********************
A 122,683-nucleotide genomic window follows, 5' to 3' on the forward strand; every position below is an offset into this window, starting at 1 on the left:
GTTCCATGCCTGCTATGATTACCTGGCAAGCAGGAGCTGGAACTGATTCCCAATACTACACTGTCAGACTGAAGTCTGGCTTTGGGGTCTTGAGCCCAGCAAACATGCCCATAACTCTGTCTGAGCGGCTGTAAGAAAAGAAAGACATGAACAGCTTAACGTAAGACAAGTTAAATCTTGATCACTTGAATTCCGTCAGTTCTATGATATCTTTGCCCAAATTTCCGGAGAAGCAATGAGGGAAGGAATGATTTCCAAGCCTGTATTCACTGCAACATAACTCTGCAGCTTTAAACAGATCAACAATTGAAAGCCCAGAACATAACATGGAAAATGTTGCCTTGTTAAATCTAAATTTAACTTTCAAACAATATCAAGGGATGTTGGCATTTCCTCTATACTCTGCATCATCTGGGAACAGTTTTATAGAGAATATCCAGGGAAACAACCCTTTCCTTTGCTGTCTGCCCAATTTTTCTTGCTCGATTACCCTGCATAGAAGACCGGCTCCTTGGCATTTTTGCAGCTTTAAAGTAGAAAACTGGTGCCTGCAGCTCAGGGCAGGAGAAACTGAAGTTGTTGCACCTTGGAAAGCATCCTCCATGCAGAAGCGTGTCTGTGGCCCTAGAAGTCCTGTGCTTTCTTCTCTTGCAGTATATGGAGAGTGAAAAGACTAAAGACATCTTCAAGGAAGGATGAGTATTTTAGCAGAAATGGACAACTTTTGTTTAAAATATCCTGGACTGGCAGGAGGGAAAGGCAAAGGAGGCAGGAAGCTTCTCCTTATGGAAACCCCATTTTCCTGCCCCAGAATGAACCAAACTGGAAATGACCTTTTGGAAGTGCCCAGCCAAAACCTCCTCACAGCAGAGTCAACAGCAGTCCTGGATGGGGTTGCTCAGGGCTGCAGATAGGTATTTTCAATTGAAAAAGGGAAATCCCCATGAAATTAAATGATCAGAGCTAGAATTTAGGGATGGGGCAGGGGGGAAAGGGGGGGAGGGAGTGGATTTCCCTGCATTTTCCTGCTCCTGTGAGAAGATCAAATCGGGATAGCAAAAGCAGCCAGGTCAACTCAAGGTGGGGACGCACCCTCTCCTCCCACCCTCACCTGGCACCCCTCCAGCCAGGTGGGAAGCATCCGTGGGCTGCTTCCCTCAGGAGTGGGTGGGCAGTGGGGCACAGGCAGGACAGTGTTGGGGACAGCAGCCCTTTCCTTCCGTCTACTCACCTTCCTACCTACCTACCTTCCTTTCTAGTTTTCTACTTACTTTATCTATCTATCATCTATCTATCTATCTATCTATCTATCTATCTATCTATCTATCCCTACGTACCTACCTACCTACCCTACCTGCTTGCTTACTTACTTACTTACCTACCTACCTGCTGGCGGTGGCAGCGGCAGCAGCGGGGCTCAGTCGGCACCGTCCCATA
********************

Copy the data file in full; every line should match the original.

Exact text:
A 122,683-nucleotide genomic window follows, 5' to 3' on the forward strand; every position below is an offset into this window, starting at 1 on the left:
GTTCCATGCCTGCTATGATTACCTGGCAAGCAGGAGCTGGAACTGATTCCCAATACTACACTGTCAGACTGAAGTCTGGCTTTGGGGTCTTGAGCCCAGCAAACATGCCCATAACTCTGTCTGAGCGGCTGTAAGAAAAGAAAGACATGAACAGCTTAACGTAAGACAAGTTAAATCTTGATCACTTGAATTCCGTCAGTTCTATGATATCTTTGCCCAAATTTCCGGAGAAGCAATGAGGGAAGGAATGATTTCCAAGCCTGTATTCACTGCAACATAACTCTGCAGCTTTAAACAGATCAACAATTGAAAGCCCAGAACATAACATGGAAAATGTTGCCTTGTTAAATCTAAATTTAACTTTCAAACAATATCAAGGGATGTTGGCATTTCCTCTATACTCTGCATCATCTGGGAACAGTTTTATAGAGAATATCCAGGGAAACAACCCTTTCCTTTGCTGTCTGCCCAATTTTTCTTGCTCGATTACCCTGCATAGAAGACCGGCTCCTTGGCATTTTTGCAGCTTTAAAGTAGAAAACTGGTGCCTGCAGCTCAGGGCAGGAGAAACTGAAGTTGTTGCACCTTGGAAAGCATCCTCCATGCAGAAGCGTGTCTGTGGCCCTAGAAGTCCTGTGCTTTCTTCTCTTGCAGTATATGGAGAGTGAAAAGACTAAAGACATCTTCAAGGAAGGATGAGTATTTTAGCAGAAATGGACAACTTTTGTTTAAAATATCCTGGACTGGCAGGAGGGAAAGGCAAAGGAGGCAGGAAGCTTCTCCTTATGGAAACCCCATTTTCCTGCCCCAGAATGAACCAAACTGGAAATGACCTTTTGGAAGTGCCCAGCCAAAACCTCCTCACAGCAGAGTCAACAGCAGTCCTGGATGGGGTTGCTCAGGGCTGCAGATAGGTATTTTCAATTGAAAAAGGGAAATCCCCATGAAATTAAATGATCAGAGCTAGAATTTAGGGATGGGGCAGGGGGGAAAGGGGGGGAGGGAGTGGATTTCCCTGCATTTTCCTGCTCCTGTGAGAAGATCAAATCGGGATAGCAAAAGCAGCCAGGTCAACTCAAGGTGGGGACGCACCCTCTCCTCCCACCCTCACCTGGCACCCCTCCAGCCAGGTGGGAAGCATCCGTGGGCTGCTTCCCTCAGGAGTGGGTGGGCAGTGGGGCACAGGCAGGACAGTGTTGGGGACAGCAGCCCTTTCCTTCCGTCTACTCACCTTCCTACCTACCTACCTTCCTTTCTAGTTTTCTACTTACTTTATCTATCTATCATCTATCTATCTATCTATCTATCTATCTATCTATCTATCTATCCCTACGTACCTACCTACCTACCCTACCTGCTTGCTTACTTACTTACTTACCTACCTACCTGCTGGCGGTGGCAGCGGCAGCAGCGGGGCTCAGTCGGCACCGTCCCATA